Get the best pain management care possible
Patients who have cancer that has spread from one location in the body to the bone know about pain. These metastasized tumors can produce “bone pain” that is difficult to endure and that often does not go away as the result of normal analgesic (pain-relieving) efforts. Fortunately, advances made in the field of interventional radiology (IR) have made it possible to relieve pain and suffering in patients with bone metastases, allowing them to lead a more normal life while undergoing treatment for their primary cancer.
The treatment of bone metastases requires a new approach
Pain management of bone metastases requires an interdisciplinary approach, in which MTV IR’s interventional oncology specialists in Dallas work together with oncologists, radiation oncologists and surgical oncologists as a team to provide relief to patients. Metastatic cancer cells damage bones by making them weak (producing substances that dissolve bone structure, making them more prone to breakage), making them hard and brittle (a process called sclerosis), and by causing nerve endings in the affected bones to send more pain signals to the brain. State-of-the-art interventional radiology procedures allow MTV IR specialists to insert a probe directly into the metastatic tumors themselves and eliminate them using heat (radiofrequency ablation), cold (cryoablation), electrical current (microwave ablation), or chemicals (chemoembolization).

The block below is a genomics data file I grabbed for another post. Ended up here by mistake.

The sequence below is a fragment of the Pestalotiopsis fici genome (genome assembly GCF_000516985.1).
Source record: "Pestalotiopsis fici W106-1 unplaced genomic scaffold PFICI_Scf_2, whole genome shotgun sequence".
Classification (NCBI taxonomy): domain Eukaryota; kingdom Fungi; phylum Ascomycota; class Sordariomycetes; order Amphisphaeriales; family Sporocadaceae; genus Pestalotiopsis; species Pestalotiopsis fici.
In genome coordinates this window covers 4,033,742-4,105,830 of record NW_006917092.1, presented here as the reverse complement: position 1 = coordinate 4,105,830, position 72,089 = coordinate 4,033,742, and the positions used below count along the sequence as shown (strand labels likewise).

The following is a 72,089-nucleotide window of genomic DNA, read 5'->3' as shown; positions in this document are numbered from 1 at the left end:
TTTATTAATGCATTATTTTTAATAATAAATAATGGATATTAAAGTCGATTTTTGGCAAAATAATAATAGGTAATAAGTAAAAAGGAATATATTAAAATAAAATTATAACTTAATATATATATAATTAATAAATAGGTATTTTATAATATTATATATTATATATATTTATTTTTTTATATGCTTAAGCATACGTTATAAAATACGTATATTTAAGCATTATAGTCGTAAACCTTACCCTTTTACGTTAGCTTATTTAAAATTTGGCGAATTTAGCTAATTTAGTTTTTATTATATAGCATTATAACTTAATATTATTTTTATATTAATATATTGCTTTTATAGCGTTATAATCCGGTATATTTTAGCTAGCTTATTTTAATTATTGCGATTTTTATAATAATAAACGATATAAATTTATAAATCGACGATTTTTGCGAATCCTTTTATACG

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What to Expect
The procedures will be performed in a hospital by our experienced MTV IR interventional radiologists. Depending on the location of the bone metastases being worked on, you will be prepped by medical staff and given either local anesthesia (a painkiller to numb the area where tiny catheters are inserted plus a sedative to help you relax) or general anesthesia.
The radiologist inserts a tiny needle or catheter near the location being treated and then uses X-ray fluoroscopy or CT scans to precisely position it near or within the tumors themselves.
At this point, destruction of the tumor is most often achieved by radiofrequency or microwave ablation (using sound waves to expose cancerous tissues to high temperatures for several minutes), or via cryoablation (reducing the tumor to subzero temperatures using liquid nitrogen), after which the bone is stabilized with a special cement. The procedure also kills nerve endings in the vicinity of the metastasis, thus helping to relieve the patient’s perception of pain.